Photo: Taught by Finland
Taught by Finland promotes a play-centered approach to early education and writes loving posts about “the joyful, illiterate kindergartners of Finland.”
On Facebook, I’ve been following Taught by Finland, which highlights the Finnish approach to education (e.g., lots of playtime for young children) and posts links to related research and stories.
In higher grades, Finns usually outrank American students by a lot on standardized tests. That may have multiple causes, but it seems reasonable to ask what Finland is doing right and what would happen if American schools were to lighten up.
A school in Burlington, Vermont, is beginning to get answers to that question.
Nicole Higgins DeSmet writes at the Burlington Free Press, “Five months after a no-homework policy went into effect, Orchard Elementary parents report that after-school reading is flourishing.
” ‘We have a first grader, and at her age it’s as much a chore for the parents as the kids,’ parent Rani Philip said about homework. ‘Instead we’ve been spending time reading. We don’t have to rush.’
“Philip said her husband was skeptical, but now he’s convinced. Other parents who were surprised by the policy said their children are reading more. …
“[Kindergartner Sean Conway] hid behind his dad’s legs but managed to share that his solo literary conquest was the book ‘Spirit Animals.’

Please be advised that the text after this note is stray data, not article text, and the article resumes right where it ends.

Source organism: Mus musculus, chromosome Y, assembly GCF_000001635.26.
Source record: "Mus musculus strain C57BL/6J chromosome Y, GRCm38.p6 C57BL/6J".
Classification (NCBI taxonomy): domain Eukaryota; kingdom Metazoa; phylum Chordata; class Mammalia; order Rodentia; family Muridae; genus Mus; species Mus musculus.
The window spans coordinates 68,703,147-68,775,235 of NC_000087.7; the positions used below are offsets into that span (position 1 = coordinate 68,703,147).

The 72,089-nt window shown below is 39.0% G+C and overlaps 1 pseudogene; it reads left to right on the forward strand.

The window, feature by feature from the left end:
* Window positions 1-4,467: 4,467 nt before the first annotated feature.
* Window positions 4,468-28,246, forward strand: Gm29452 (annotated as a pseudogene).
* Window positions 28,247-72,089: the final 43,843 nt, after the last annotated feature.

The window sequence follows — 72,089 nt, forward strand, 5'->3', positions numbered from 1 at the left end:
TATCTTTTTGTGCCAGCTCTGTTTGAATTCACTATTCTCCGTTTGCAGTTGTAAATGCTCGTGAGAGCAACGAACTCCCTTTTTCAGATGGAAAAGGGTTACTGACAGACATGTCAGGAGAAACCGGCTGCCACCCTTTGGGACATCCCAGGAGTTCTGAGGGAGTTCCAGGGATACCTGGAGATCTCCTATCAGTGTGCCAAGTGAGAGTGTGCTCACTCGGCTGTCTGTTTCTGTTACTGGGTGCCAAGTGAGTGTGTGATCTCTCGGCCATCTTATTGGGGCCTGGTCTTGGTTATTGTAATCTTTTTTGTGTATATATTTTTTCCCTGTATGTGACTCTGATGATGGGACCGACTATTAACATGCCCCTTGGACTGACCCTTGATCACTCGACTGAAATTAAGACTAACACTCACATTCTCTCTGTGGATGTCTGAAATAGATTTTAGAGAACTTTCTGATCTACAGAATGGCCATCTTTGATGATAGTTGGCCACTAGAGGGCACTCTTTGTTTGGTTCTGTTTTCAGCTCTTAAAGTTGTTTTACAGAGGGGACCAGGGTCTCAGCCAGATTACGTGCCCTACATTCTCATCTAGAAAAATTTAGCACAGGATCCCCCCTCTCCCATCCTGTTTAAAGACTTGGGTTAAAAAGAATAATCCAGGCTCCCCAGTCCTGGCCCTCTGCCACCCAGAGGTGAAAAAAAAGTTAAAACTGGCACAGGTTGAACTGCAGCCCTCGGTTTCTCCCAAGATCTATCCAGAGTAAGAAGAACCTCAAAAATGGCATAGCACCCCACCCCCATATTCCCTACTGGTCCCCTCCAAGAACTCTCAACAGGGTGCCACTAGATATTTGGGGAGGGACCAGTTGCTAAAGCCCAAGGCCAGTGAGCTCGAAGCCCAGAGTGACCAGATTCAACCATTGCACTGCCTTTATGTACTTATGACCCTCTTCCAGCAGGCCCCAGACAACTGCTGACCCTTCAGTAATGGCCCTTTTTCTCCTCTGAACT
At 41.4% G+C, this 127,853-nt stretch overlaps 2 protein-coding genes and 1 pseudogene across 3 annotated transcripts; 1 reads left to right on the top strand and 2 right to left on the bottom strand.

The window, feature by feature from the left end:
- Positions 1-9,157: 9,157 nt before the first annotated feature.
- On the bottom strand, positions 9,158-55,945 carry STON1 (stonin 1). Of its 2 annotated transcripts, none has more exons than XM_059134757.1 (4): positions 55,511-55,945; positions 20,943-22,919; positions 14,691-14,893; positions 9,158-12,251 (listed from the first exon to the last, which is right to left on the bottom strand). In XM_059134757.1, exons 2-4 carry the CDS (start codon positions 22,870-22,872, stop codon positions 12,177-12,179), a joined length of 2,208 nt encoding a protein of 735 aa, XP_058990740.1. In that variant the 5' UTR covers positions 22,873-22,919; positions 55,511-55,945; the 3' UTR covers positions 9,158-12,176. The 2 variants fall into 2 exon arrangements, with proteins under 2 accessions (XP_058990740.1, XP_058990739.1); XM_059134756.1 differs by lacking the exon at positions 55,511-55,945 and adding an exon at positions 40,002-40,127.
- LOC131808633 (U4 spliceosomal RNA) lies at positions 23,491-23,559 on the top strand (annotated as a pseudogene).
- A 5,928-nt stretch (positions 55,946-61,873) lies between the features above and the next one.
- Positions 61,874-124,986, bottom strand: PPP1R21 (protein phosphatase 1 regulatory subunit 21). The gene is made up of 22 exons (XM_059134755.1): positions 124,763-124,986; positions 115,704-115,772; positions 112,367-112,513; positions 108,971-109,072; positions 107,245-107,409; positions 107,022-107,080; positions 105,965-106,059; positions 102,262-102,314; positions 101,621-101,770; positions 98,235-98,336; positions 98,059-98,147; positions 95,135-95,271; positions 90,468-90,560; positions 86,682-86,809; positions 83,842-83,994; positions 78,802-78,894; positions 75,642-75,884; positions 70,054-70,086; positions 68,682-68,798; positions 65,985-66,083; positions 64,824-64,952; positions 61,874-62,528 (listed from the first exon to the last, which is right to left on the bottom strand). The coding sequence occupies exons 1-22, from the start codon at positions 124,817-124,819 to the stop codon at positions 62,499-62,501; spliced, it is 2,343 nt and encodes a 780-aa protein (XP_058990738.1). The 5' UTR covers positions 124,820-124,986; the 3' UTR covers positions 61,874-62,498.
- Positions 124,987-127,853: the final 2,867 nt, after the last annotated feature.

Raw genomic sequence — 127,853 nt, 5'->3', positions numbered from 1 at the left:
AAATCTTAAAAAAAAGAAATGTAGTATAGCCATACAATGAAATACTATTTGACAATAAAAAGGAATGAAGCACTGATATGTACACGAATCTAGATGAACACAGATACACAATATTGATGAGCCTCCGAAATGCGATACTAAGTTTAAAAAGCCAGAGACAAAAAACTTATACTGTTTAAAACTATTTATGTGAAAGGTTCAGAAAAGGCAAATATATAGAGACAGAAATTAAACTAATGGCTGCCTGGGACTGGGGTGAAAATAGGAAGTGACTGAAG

“Teachers at Orchard voted unanimously before the start of the school year to end homework for their kindergarten through fifth-grade students. Instead students are encouraged to read, play games and be kids.
“Orchard Principal Mark Trifilio sent a homework policy survey to parents in November. Of those parents, 254 sent back answers. About 80 percent indicated they agree with the policy.
“Parents reported in the survey concern that their fifth-graders might miss skills that will help them succeed in middle school. …
“Lolly Bliss, a fifth-grade teacher with 25 years experience, said her students will be prepared to accomplish more because they are freed from busywork — which is how she defined some homework.
“She has more time to accomplish academic goals in class because she doesn’t have to spend time on kids’ and parents’ anxieties about missing or incomplete homework.
” ‘We get a lot done in a calm class,’ Bliss said.”
If you read the rest of the story, you’ll see that some parents fear children are missing needed skills. They may not take into account how difficult it is to learn if you are stressed. I hope someone will tell those parents about Finland.